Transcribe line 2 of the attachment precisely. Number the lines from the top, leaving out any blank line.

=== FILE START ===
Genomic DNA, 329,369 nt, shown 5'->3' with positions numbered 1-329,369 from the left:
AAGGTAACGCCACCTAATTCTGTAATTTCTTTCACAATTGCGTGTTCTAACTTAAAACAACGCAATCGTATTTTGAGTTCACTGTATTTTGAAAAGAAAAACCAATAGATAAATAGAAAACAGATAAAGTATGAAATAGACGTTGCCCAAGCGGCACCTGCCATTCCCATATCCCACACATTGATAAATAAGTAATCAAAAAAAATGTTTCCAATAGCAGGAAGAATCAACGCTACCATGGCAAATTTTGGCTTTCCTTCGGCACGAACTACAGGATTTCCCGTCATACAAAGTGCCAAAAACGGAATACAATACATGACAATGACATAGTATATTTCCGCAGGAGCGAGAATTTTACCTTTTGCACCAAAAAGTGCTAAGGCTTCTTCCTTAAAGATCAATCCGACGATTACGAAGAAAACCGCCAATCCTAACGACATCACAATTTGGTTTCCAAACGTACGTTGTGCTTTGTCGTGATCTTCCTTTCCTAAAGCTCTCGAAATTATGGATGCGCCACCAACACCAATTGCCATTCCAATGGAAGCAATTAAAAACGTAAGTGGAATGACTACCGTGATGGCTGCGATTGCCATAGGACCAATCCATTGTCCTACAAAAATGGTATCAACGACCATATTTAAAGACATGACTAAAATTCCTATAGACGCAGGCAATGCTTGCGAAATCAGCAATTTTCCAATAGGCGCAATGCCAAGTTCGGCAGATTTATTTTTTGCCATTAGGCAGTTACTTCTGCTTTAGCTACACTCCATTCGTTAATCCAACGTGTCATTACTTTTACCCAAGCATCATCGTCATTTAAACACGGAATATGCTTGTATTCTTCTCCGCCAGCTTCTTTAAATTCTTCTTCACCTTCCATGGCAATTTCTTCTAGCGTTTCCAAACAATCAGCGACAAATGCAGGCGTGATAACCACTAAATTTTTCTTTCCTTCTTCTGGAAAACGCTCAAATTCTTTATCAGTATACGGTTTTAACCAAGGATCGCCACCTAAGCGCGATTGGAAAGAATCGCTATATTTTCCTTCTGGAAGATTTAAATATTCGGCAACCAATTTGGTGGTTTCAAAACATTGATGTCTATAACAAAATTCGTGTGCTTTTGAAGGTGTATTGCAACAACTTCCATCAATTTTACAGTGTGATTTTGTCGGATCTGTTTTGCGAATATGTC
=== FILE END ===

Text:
AAGGTAACGCCACCTAATTCTGTAATTTCTTTCACAATTGCGTGTTCTAACTTAAAACAACGCAATCGTATTTTGAGTTCACTGTATTTTGAAAAGAAAAACCAATAGATAAATAGAAAACAGATAAAGTATGAAATAGACGTTGCCCAAGCGGCACCTGCCATTCCCATATCCCACACATTGATAAATAAGTAATCAAAAAAAATGTTTCCAATAGCAGGAAGAATCAACGCTACCATGGCAAATTTTGGCTTTCCTTCGGCACGAACTACAGGATTTCCCGTCATACAAAGTGCCAAAAACGGAATACAATACATGACAATGACATAGTATATTTCCGCAGGAGCGAGAATTTTACCTTTTGCACCAAAAAGTGCTAAGGCTTCTTCCTTAAAGATCAATCCGACGATTACGAAGAAAACCGCCAATCCTAACGACATCACAATTTGGTTTCCAAACGTACGTTGTGCTTTGTCGTGATCTTCCTTTCCTAAAGCTCTCGAAATTATGGATGCGCCACCAACACCAATTGCCATTCCAATGGAAGCAATTAAAAACGTAAGTGGAATGACTACCGTGATGGCTGCGATTGCCATAGGACCAATCCATTGTCCTACAAAAATGGTATCAACGACCATATTTAAAGACATGACTAAAATTCCTATAGACGCAGGCAATGCTTGCGAAATCAGCAATTTTCCAATAGGCGCAATGCCAAGTTCGGCAGATTTATTTTTTGCCATTAGGCAGTTACTTCTGCTTTAGCTACACTCCATTCGTTAATCCAACGTGTCATTACTTTTACCCAAGCATCATCGTCATTTAAACACGGAATATGCTTGTATTCTTCTCCGCCAGCTTCTTTAAATTCTTCTTCACCTTCCATGGCAATTTCTTCTAGCGTTTCCAAACAATCAGCGACAAATGCAGGCGTGATAACCACTAAATTTTTCTTTCCTTCTTCTGGAAAACGCTCAAATTCTTTATCAGTATACGGTTTTAACCAAGGATCGCCACCTAAGCGCGATTGGAAAGAATCGCTATATTTTCCTTCTGGAAGATTTAAATATTCGGCAACCAATTTGGTGGTTTCAAAACATTGATGTCTATAACAAAATTCGTGTGCTTTTGAAGGTGTATTGCAACAACTTCCATCAATTTTACAGTGTGATTTTGTCGGATCTGTTTTGCGAATATGTC